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Transcript
Civ IA- text from PP 7-8
•
Lecture 7- Becoming Greek
I)
The Iron Age (c.700 BC to 500 BC)
II)
Greek City-States
III)
1st Persian Invasion
IDs:
Homer
ethnos/Polis
Agora
phalanx
Reason
Corinth
Sparta
helots
Athens
Solon
Peisistratus
Barbarians
despotism
Marathon
Ostracism
Thermopylae
•
First Midterm Exam
•
Academic Support
•
Chapters 1 through 3, possibly Chapter 4
–
Depending on how far we get by the end of Tuesday’s class
•
40-45 objective questions
•
1 essay (out of 2 or 3)
•
Review questions discussed at the beginning of class on Thursday and next Tuesday
•
Views of the Gods in the Dark Age
•
Spirit of the Dark Age
•
Views of Women in the Dark Age
•
Greek City-States during the Iron Age (700-500 BC)
Recovery
- population
- politics, art, etc.
- bronze→iron
2 types of cities:
Ethnos
- oligarchy
Polis (pl. poleis)
- agora
•
Democratic innovation #1
Mycenean alphabet
Adminstration
Lost during Dark Age
Mixed with Phoenician alphabet
Vowels added
•
Democratic innovation #2
•
The Poet Tyraues on the phalanx (around 650 BC)
“ Stand near and take the enemy, strike with long spear or sword, set foot by foot, lean shield
on shield, crest on crest, helmet on helmet.”
Wider involvement- 25 to 40 percent of landowners
•
Growing Political Tension- Result #2
Tyrants:
Members of the elite
Appeal to commoners (hoplites)
Progressive reforms
Built upon precedents
Short-lived dynasties
•
Religion in Archaic Greece
More “democratic” influence
Civic religion
Reason and mythology
Secular knowledge:
Science
philosophy
•
II) Archaic City-States
•
Examples of Archaic Cities:
Eunomia (“good order”) in
Corinth
Sparta
Athens
•
City-States in Archaic Greece
Corinth
- commercial center
- c. 650 BC-
Periander’s canal
- great wealth
•
Trade
•
City-States in Archaic Greece
Corinth
Sparta
•
Sparta
Population growth
Conquest
Helots
Extreme application of phalanx
Isolation
•
City-States in Archaic Greece
Corinth
Sparta
Athens
•
Athenian tyrants and democracy
(7th and 6th Centuries BC)
Defining democracy
- “popular participation in government”
621 BC- Draco
594 BC- Solon
Debt-slavery and ekklesia
546 BC- Peisistratus
State loans
508 BC- Cleisthenes
Direct democracy
•
Lecture 8- Becoming Greek
I)
First Persian Invasion
II)
Second Persian Invasion
III)
“Golden Age” of Athens
IDs:
Barbarians
Darius
Miletus
despotism
Marathon
Ostracism
Xerxes
Thermopyle
Salamis
Delian League
Pericles
Demagogue
Peloponnesian Wars
“survivors”
Sophism
•
Socrates
Examples of Archaic Cities:
Eunomia (“good order”) in
Corinth
Sparta
Athens
•
Greek influence in the Mediterranean
•
1st Persian War (vs. Darius):
Darius enters Europe- 512 BC
Persian Empire
Revolt in Miletus- 499 BC
- Support (fr. Athens)
- Persian suppression
Athenian propaganda:
Democracy vs. despotism
Persian invasion- 490 BC
Battle of Marathon
•
Battle of Marathon
Larger Persian army
Greek strategy
Phalanx
Greek victory
March to Athens
Lasting “message”
-
Superiority of the phalanx (and) democracy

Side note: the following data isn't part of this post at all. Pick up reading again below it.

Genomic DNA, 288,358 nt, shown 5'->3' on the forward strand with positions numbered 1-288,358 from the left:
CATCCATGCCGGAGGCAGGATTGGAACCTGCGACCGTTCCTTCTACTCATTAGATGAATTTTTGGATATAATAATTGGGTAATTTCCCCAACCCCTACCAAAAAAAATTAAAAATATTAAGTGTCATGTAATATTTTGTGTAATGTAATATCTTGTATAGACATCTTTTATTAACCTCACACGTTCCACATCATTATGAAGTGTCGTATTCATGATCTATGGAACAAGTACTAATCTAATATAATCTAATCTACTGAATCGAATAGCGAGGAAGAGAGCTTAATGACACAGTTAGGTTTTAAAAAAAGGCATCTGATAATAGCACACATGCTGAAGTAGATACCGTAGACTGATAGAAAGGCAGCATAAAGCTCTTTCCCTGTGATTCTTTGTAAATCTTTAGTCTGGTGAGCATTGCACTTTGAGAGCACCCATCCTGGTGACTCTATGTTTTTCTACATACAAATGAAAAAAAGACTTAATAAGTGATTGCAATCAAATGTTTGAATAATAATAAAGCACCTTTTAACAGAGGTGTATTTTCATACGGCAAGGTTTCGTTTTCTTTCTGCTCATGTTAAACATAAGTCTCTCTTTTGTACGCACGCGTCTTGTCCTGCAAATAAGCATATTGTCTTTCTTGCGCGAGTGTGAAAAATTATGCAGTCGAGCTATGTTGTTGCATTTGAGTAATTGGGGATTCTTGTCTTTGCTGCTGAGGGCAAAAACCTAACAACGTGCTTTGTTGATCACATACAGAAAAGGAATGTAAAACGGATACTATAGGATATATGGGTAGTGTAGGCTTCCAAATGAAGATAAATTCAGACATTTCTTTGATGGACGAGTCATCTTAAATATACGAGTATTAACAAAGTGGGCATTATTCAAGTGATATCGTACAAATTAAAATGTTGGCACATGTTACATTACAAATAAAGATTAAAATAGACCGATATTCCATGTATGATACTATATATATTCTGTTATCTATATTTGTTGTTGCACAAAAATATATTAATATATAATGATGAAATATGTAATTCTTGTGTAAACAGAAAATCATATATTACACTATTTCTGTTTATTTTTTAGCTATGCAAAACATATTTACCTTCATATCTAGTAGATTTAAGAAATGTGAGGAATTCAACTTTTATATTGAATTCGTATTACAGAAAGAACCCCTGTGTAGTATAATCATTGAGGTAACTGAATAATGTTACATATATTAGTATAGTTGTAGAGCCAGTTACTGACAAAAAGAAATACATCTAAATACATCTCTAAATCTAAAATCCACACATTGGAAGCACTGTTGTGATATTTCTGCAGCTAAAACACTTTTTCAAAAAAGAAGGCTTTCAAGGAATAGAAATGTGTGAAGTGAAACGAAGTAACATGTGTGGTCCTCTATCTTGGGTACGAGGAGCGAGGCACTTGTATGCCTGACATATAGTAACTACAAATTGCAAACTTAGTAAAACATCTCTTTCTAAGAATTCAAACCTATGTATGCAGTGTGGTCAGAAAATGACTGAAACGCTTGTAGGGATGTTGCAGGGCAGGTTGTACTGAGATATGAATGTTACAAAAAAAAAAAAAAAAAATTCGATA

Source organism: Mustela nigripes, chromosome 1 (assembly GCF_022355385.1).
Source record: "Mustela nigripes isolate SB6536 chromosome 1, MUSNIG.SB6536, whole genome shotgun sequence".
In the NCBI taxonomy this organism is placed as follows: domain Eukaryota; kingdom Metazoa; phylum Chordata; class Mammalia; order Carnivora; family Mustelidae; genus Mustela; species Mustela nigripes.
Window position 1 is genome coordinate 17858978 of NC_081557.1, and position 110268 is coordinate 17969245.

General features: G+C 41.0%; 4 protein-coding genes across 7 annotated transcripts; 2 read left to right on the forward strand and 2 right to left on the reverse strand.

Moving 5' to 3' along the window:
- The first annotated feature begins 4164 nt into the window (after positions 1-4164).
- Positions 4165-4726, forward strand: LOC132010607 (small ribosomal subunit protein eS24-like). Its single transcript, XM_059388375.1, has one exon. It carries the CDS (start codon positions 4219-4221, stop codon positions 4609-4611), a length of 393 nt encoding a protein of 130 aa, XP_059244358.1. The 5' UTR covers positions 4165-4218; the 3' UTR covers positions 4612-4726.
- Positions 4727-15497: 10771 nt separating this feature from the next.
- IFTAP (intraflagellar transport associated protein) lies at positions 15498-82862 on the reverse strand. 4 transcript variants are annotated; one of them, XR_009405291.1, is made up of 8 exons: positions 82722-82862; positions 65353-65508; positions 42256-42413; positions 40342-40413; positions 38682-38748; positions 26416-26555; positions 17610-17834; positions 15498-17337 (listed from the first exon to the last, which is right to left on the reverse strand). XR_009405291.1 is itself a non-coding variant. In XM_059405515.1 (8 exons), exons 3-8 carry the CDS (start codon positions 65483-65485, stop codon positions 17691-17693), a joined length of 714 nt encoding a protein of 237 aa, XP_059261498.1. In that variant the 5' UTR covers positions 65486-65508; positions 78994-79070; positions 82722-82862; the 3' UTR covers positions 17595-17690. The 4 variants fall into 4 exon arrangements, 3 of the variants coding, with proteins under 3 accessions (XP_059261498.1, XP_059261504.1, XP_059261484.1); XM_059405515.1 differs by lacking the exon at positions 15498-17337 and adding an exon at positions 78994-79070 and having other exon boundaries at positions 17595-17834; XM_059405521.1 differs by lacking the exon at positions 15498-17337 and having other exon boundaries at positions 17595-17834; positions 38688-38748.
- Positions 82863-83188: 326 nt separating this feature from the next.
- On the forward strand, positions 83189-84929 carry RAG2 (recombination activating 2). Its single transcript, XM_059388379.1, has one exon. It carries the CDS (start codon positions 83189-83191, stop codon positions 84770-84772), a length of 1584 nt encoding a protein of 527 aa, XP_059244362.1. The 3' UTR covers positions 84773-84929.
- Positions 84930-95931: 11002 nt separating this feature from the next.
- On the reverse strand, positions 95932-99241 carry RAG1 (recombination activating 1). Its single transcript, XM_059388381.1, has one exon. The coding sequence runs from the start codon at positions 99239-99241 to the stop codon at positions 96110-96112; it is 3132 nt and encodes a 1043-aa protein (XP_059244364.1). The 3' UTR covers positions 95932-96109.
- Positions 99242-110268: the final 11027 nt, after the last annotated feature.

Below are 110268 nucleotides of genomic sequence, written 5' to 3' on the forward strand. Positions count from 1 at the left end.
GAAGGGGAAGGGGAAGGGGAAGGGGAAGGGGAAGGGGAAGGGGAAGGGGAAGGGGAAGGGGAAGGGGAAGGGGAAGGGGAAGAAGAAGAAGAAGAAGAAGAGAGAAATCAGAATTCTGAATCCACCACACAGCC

•
Trireme
•
Ostracism
Effect of victory over Persian despotism
Started by Themistocles
Safeguard vs. tyranny
Potential threats
6,000 votes
10-year exile and loss of property
Democratic?
•
II) Second Persian Invasion
•
Persian Empire
•
Second Persian Invasion
Xerxes
2nd Persian invasion- 480 BC
250K men
Northern cities surrender
Sparta joins defense vs. Persians
•
Battle of Thermopylae (480 BC)
40K Greek troops
Mountain pass
Three days
“Go tell the Spartans,
you have read,
we have fought,
and now we are dead.”
•
Battle of Salamis
Athenian fleet of triremes
Decision to fight
Greek victory
Persian retreat
•
“Greek Fire”
•
Results of the Second Persian War
Thermoplyae
Salamis
Results:
- army- Sparta
- navy- Athens
Postwar leadership- Athens
•
III) “Golden Age” of Athens
•
Delian League
(478 BC- 404 BC)
Delian League
-naval protection vs. Persians
-Athenian domination
-funds
-duties
-garrisons
-coercion
-rival alliance
Postwar glory
-
Democracy
Naval protection
Athenian leadership
Athenian Empire?
Delian funds
Citadels
Tolls
Coercion
•
Internal Contradictions and Athenian Democracy
1) Limited vote-women, slaves, metics
2) Collective basis, not individual
3) “safeguards”- ostracism, term limits
4) Result- demagogues (ex. Pericles)
•
Pericles
(r. 461-430 BC)
Demagogue:
- using popular prejudices for political gain
-appealed to thetes
-elevated larger councils
-aggressive
toward other polis
•
Athenian Sophism
Athenian use of reason during “the Golden Age of Athens” (5th Century BC)
Relativism: “Man is the measure.”
Schools
•
Sophism at work- Athenian imperialism:
Athenians: “. . . You know as well as we do that right, as the world goes, is only in question between
equals in power, while the strong do what they can the weak suffer what they must. . . . We would
desire to exercises empire over you without trouble, and see you preserved for the good of us both.
Melians: “And how, pray, could it turn out as good for us to serve you to rule?”
Athenians: “Because you would have the advantage of submitting before suffering the worst, and we
should gain by not destroying you.”
Melians: “So you would not consent to our being neutral, friends instead of enemies, but allies of
neither side?”
Athenians: “No, for your hostility cannot so much hurt us as your friendship will be an argument to our
subjects of our weakness, and your enmity of our power.”
•
The Peloponnesian Wars
1st war- 431-421BC
Pericles
Delian League vs. Spartan League
Fight vs. Corinth (SL)
Stalemate
2nd war- 415-404
Alliances
Athenian defeat
“Survivors”